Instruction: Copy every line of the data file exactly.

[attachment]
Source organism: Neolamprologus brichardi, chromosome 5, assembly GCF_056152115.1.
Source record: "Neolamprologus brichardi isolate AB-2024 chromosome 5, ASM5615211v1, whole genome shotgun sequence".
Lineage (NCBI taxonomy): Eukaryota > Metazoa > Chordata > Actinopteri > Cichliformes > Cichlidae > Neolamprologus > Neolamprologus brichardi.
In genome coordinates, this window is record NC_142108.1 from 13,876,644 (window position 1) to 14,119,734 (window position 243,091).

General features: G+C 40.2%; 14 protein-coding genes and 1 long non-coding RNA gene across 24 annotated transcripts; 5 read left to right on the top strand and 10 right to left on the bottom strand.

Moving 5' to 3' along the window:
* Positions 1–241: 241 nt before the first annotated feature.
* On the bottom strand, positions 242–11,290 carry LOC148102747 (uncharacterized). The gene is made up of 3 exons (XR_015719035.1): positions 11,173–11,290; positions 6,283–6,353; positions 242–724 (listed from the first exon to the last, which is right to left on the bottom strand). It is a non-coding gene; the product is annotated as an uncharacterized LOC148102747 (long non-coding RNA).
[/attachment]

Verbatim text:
Source organism: Neolamprologus brichardi, chromosome 5, assembly GCF_056152115.1.
Source record: "Neolamprologus brichardi isolate AB-2024 chromosome 5, ASM5615211v1, whole genome shotgun sequence".
Lineage (NCBI taxonomy): Eukaryota > Metazoa > Chordata > Actinopteri > Cichliformes > Cichlidae > Neolamprologus > Neolamprologus brichardi.
In genome coordinates, this window is record NC_142108.1 from 13,876,644 (window position 1) to 14,119,734 (window position 243,091).

General features: G+C 40.2%; 14 protein-coding genes and 1 long non-coding RNA gene across 24 annotated transcripts; 5 read left to right on the top strand and 10 right to left on the bottom strand.

Moving 5' to 3' along the window:
* Positions 1–241: 241 nt before the first annotated feature.
* On the bottom strand, positions 242–11,290 carry LOC148102747 (uncharacterized). The gene is made up of 3 exons (XR_015719035.1): positions 11,173–11,290; positions 6,283–6,353; positions 242–724 (listed from the first exon to the last, which is right to left on the bottom strand). It is a non-coding gene; the product is annotated as an uncharacterized LOC148102747 (long non-coding RNA).